Backwoods wit: Inventions we’d like to see

In Alberta, smokepole hunters are allowed to mount glass, and it’s wise to do so. Credit: Kevin Wilson.

Hunters are an inventive lot. Just take a look at a typical hunt camp for examples of some impressive jury-rigging. Still, there are more than a few jobs out there that could be made much easier if we just had the right devices. In the spirit of backwoods ingenuity, we put the Outdoor Canada research and development team on overtime to dream up the following gadgets.

Camo Pill: Take one tablet before opening day, and your skin continually changes colour to match the foliage all season long.

Retractable Wall Mount: Your wife’s invited over some delicate dinner guests? No worries—the Retractable Wall Mount hides away in seconds and is replaced with your choice of generic art.

Tree Boots: Tired of climbing up to your treestand? Just click the heels of these gravity-defying beauties and you’re lifted slowly—and safely—to your lofty perch.

Field-Dressing Box: Open lid, place entire animal inside, push button. Instant freezer-wrapped steaks and other choice cuts! (For trophy treatments, see below.)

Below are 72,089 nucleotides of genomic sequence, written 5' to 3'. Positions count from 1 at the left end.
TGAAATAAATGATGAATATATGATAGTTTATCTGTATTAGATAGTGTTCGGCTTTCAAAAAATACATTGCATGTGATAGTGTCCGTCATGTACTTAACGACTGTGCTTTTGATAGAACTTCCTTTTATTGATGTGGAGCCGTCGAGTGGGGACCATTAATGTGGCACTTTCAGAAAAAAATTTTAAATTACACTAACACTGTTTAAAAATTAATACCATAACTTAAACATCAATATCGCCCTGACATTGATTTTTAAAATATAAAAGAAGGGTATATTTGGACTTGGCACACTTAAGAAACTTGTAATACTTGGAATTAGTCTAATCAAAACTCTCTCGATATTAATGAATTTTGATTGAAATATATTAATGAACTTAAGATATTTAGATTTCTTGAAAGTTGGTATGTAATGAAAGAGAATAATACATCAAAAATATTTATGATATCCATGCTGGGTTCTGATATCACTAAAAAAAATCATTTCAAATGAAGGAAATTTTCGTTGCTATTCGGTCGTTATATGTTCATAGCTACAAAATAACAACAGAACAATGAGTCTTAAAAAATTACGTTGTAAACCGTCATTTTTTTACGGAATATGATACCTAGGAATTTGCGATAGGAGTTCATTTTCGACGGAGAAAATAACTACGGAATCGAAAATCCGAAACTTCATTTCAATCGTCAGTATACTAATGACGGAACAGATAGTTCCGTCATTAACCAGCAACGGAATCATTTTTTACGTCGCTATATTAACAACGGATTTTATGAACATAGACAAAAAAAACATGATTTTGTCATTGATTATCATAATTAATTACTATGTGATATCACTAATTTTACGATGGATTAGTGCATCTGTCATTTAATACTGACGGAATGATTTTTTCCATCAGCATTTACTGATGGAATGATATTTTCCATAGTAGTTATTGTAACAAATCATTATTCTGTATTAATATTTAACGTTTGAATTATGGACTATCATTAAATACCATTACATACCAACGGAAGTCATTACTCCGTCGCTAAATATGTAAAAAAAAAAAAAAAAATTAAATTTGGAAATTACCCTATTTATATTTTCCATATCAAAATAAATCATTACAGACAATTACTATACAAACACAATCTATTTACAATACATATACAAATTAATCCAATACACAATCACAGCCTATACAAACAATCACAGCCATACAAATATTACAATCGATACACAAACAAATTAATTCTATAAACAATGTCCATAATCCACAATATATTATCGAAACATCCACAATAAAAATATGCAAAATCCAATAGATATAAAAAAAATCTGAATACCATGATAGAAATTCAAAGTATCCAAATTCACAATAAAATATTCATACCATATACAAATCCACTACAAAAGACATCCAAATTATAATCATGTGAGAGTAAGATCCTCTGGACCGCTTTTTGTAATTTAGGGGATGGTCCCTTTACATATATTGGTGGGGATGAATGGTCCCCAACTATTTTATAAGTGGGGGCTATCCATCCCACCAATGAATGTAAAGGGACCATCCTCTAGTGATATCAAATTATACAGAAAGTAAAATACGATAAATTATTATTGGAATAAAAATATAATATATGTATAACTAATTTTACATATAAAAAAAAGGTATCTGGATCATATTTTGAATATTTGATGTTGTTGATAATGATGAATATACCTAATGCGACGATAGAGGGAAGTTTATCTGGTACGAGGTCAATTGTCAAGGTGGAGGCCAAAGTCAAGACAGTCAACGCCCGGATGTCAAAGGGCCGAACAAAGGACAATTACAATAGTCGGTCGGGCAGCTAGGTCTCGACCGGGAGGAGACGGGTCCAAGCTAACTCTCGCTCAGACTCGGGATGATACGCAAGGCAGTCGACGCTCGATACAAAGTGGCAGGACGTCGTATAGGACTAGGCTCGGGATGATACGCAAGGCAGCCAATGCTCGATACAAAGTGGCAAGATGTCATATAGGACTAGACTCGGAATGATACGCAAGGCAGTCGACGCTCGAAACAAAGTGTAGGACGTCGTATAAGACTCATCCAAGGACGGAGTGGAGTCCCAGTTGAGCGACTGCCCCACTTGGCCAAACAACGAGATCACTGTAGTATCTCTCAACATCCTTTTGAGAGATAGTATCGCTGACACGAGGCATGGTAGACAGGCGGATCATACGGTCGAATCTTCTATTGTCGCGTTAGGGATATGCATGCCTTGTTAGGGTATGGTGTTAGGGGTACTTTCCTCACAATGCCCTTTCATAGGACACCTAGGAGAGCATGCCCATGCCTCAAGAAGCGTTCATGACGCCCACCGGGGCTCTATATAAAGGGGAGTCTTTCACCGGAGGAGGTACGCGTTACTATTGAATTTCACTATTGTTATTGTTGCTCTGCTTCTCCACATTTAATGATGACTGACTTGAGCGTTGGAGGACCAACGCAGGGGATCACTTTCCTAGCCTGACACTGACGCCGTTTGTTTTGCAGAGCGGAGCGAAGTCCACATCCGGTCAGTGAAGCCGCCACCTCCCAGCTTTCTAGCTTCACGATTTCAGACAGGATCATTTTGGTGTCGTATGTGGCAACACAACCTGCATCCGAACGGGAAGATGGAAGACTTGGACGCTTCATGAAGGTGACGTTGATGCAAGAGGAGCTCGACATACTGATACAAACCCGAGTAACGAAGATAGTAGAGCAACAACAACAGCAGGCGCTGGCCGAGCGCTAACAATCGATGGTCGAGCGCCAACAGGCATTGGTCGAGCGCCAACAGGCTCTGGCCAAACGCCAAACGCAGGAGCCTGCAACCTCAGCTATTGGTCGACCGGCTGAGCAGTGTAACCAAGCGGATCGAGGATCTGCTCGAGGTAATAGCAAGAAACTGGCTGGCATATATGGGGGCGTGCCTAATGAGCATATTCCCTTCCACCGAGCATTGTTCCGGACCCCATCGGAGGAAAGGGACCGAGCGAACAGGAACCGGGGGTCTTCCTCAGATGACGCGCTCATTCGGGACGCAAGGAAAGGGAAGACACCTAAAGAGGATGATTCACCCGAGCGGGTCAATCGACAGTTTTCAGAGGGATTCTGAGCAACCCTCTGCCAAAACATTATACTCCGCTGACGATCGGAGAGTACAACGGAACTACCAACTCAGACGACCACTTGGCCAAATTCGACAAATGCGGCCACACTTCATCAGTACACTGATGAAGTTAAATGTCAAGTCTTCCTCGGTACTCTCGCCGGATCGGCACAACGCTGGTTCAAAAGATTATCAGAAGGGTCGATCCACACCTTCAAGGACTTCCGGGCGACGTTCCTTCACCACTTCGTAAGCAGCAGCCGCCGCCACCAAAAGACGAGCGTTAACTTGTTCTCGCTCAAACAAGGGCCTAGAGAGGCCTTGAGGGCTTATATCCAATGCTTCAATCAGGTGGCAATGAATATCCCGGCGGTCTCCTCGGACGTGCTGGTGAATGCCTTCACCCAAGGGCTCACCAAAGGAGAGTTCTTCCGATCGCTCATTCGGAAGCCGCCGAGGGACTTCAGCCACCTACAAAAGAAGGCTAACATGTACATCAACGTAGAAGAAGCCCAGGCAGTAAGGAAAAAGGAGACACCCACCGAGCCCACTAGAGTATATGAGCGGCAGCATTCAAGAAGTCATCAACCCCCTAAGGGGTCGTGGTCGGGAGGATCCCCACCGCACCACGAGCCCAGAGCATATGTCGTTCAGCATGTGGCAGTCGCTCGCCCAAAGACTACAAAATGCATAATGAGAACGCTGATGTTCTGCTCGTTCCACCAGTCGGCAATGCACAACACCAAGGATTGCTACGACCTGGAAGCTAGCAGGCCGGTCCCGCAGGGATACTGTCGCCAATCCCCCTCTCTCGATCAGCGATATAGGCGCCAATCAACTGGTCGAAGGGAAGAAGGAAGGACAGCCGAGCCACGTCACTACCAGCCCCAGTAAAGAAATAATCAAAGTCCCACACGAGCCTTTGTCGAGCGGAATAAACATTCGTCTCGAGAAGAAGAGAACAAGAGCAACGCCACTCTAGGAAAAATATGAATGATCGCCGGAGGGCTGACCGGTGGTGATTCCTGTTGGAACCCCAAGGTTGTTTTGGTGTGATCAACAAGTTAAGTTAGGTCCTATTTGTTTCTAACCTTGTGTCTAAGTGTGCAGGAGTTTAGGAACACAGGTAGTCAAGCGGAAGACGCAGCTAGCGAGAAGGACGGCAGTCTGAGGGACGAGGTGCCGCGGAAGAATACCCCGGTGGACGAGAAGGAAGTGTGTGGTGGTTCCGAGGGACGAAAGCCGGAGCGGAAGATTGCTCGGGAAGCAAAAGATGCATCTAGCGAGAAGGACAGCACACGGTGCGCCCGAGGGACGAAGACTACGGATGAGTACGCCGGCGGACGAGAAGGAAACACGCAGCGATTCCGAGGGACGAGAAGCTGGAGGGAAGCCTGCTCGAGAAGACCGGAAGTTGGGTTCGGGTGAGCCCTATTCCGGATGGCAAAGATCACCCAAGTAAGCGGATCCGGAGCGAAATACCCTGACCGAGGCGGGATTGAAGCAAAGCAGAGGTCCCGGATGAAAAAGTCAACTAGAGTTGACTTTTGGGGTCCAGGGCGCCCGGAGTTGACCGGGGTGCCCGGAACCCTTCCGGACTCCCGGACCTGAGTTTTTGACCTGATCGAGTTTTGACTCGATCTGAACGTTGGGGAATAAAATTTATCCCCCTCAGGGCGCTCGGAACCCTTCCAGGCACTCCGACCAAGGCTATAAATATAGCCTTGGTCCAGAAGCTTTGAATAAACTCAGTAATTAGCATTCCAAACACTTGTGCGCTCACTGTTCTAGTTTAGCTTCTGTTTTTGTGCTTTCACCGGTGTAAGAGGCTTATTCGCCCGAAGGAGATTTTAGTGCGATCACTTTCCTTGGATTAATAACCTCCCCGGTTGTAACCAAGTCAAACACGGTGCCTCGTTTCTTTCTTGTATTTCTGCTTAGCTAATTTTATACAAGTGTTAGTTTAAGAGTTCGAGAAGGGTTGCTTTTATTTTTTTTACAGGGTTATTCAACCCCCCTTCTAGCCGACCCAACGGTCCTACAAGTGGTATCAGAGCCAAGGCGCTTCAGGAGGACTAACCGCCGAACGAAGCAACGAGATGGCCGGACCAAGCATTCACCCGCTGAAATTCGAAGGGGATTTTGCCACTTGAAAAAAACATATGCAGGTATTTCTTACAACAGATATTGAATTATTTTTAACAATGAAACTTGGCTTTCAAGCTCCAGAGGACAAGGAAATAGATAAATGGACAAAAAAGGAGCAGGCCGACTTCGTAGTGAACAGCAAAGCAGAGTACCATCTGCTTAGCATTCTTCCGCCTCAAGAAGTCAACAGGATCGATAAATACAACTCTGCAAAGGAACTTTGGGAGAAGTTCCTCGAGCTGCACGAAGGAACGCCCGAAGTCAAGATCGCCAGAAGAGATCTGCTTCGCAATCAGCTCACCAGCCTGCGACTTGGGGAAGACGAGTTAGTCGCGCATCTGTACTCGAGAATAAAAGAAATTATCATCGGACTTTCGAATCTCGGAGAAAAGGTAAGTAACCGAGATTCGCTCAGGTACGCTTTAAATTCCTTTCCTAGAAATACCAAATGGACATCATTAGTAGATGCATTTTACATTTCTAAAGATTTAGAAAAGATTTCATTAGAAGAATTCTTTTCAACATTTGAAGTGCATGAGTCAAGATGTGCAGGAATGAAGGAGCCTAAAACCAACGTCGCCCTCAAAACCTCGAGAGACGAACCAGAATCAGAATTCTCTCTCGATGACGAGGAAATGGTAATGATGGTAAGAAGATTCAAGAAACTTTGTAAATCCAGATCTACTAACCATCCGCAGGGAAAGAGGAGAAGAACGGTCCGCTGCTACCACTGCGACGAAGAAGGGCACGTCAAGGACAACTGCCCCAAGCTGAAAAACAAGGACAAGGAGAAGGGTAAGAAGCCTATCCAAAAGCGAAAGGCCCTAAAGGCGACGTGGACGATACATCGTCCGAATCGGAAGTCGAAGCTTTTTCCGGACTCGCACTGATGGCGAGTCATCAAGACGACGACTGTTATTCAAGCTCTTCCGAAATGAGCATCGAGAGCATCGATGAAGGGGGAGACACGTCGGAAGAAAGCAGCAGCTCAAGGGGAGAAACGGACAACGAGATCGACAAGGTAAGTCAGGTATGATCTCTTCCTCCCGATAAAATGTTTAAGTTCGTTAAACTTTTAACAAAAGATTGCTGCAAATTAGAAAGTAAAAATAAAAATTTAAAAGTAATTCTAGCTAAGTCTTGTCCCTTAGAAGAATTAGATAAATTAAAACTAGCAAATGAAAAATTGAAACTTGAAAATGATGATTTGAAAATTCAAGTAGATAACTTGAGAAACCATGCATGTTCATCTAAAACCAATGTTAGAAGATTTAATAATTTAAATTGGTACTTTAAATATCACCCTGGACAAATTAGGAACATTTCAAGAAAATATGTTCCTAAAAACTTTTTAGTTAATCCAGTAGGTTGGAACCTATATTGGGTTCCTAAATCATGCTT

The Trophy-Maker: No more expensive taxidermy fees. No more damaged capes. Just insert the animal’s head into the Trophy-Maker for five minutes and—presto!—perfect mount. Also available in full-body model.

AutoClothes: It happens without fail: just after you put on that last layer of clothing, nature calls. With the AutoClothes self-dressing system, now you can take the stress out of piling on those pesky long-johns, sweats, bibs and so on. Simply set AutoClothes on your bed, lie on top of them, stand up and you’re ready to go. If you have to pee, just lie back down and reverse the process.

Bob Sexton

Bob Sexton

Growing up in Gander, Newfoundland, and Peterborough, Ontario, Outdoor Canada's managing editor Bob Sexton jumped at every chance to wet a line and head afield. After spending half of the 1990s working as a tour guide in Latin America, he completed a Bachelor of Journalism from Ryerson University in 2001 and was hired on as Outdoor Canada's assistant editor. Since joining the magazine, he has won two Outdoor Writers of Canada awards, in 2008 and 2011, and contributed to numerous National Magazine Award winning or nominated stories. Sexton is the past president of the Canadian Society of Magazine Editors.